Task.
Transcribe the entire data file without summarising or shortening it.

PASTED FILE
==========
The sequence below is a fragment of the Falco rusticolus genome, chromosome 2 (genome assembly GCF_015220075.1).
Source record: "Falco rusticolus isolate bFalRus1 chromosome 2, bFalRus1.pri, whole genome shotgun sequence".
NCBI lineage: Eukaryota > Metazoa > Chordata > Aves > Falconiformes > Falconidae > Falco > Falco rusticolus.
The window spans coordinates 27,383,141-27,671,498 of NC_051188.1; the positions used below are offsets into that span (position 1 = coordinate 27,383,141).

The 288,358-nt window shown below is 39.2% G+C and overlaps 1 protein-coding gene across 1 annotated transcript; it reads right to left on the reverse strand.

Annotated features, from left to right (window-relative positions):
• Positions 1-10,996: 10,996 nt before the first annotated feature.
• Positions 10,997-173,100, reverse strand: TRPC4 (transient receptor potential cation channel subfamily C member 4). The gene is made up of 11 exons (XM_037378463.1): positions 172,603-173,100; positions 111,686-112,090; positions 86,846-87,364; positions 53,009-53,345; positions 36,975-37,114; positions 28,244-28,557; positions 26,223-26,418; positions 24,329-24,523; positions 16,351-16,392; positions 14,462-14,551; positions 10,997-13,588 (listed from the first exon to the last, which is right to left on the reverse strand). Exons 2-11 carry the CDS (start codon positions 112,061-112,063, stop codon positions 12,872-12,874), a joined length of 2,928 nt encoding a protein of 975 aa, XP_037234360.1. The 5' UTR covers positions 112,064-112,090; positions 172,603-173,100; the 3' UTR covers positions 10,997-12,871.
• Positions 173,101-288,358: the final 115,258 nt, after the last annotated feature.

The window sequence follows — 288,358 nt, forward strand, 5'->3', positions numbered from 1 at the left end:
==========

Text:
The sequence below is a fragment of the Falco rusticolus genome, chromosome 2 (genome assembly GCF_015220075.1).
Source record: "Falco rusticolus isolate bFalRus1 chromosome 2, bFalRus1.pri, whole genome shotgun sequence".
NCBI lineage: Eukaryota > Metazoa > Chordata > Aves > Falconiformes > Falconidae > Falco > Falco rusticolus.
The window spans coordinates 27,383,141-27,671,498 of NC_051188.1; the positions used below are offsets into that span (position 1 = coordinate 27,383,141).

The 288,358-nt window shown below is 39.2% G+C and overlaps 1 protein-coding gene across 1 annotated transcript; it reads right to left on the reverse strand.

Annotated features, from left to right (window-relative positions):
• Positions 1-10,996: 10,996 nt before the first annotated feature.
• Positions 10,997-173,100, reverse strand: TRPC4 (transient receptor potential cation channel subfamily C member 4). The gene is made up of 11 exons (XM_037378463.1): positions 172,603-173,100; positions 111,686-112,090; positions 86,846-87,364; positions 53,009-53,345; positions 36,975-37,114; positions 28,244-28,557; positions 26,223-26,418; positions 24,329-24,523; positions 16,351-16,392; positions 14,462-14,551; positions 10,997-13,588 (listed from the first exon to the last, which is right to left on the reverse strand). Exons 2-11 carry the CDS (start codon positions 112,061-112,063, stop codon positions 12,872-12,874), a joined length of 2,928 nt encoding a protein of 975 aa, XP_037234360.1. The 5' UTR covers positions 112,064-112,090; positions 172,603-173,100; the 3' UTR covers positions 10,997-12,871.
• Positions 173,101-288,358: the final 115,258 nt, after the last annotated feature.

The window sequence follows — 288,358 nt, forward strand, 5'->3', positions numbered from 1 at the left end: